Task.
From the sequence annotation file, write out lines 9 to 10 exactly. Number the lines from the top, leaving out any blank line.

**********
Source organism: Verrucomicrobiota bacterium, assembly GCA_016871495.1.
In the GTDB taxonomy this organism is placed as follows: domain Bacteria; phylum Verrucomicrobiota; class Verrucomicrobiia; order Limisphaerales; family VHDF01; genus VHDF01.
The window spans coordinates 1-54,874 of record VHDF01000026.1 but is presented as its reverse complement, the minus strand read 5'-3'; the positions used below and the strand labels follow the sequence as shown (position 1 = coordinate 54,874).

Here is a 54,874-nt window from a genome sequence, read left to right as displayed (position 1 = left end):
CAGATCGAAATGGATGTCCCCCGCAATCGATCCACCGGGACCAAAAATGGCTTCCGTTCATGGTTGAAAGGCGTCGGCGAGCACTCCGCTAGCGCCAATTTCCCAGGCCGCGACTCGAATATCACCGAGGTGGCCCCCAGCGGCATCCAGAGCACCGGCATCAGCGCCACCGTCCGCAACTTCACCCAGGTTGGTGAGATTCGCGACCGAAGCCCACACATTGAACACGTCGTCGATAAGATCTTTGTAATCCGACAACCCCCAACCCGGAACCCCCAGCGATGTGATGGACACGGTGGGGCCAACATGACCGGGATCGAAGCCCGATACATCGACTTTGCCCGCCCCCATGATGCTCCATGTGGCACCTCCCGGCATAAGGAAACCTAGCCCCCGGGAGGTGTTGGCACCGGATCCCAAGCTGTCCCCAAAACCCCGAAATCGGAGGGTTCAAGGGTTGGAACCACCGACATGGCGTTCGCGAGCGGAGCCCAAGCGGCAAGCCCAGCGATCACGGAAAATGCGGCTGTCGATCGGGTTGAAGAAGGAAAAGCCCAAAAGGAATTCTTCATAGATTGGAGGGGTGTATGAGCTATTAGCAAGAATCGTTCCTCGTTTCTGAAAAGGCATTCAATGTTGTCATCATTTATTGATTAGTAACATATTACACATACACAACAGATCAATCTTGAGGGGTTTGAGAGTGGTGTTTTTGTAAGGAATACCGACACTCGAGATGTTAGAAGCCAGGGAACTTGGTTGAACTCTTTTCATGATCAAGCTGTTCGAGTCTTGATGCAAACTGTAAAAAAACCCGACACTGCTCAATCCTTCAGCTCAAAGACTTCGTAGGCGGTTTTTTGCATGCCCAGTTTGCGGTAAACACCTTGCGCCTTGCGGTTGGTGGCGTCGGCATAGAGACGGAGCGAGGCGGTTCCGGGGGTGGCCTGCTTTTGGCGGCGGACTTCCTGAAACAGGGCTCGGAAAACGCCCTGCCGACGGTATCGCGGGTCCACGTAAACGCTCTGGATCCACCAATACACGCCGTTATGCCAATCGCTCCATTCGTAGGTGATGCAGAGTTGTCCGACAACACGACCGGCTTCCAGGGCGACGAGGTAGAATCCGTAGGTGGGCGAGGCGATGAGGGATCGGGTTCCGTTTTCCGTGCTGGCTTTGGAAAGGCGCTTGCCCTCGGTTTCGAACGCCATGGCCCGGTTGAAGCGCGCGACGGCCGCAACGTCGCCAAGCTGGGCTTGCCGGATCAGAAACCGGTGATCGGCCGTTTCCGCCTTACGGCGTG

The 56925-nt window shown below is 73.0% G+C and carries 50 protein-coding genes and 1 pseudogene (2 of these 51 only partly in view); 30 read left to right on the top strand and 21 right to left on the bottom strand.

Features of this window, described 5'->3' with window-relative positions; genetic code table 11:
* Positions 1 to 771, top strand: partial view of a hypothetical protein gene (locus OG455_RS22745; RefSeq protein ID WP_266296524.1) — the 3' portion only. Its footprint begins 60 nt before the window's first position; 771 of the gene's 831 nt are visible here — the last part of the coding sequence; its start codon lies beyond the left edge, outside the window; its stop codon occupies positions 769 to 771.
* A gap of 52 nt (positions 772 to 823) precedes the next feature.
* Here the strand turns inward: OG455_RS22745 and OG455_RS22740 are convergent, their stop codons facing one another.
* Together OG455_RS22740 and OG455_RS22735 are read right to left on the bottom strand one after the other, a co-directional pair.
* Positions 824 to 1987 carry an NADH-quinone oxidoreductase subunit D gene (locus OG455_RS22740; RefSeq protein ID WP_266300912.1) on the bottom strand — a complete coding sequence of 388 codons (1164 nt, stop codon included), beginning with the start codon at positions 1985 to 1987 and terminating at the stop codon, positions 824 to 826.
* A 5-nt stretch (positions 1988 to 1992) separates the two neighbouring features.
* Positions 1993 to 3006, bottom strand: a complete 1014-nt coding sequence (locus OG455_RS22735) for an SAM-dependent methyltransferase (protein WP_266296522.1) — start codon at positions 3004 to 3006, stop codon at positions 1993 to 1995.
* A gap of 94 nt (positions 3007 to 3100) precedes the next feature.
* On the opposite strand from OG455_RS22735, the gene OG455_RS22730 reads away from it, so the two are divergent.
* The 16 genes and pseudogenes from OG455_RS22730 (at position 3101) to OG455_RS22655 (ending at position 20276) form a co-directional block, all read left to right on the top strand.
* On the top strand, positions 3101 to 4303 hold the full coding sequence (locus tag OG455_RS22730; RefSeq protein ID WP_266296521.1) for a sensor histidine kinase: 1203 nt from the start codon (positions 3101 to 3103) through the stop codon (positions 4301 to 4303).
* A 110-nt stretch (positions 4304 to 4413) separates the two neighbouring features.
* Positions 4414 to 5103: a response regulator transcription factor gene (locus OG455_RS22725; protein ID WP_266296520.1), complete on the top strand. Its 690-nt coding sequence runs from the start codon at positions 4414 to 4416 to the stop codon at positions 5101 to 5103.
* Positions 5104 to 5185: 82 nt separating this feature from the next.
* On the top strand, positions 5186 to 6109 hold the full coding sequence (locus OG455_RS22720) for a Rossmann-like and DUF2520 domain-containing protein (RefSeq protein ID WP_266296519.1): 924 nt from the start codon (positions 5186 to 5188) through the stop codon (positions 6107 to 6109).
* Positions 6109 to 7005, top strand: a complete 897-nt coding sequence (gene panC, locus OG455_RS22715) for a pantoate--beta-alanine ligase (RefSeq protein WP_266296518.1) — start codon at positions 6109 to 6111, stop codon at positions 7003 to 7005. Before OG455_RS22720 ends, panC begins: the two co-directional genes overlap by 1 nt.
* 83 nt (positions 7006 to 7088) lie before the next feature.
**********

* A gap of 52 nt (positions 772 to 823) precedes the next feature.
* Here the strand turns inward: OG455_RS22745 and OG455_RS22740 are convergent, their stop codons facing one another.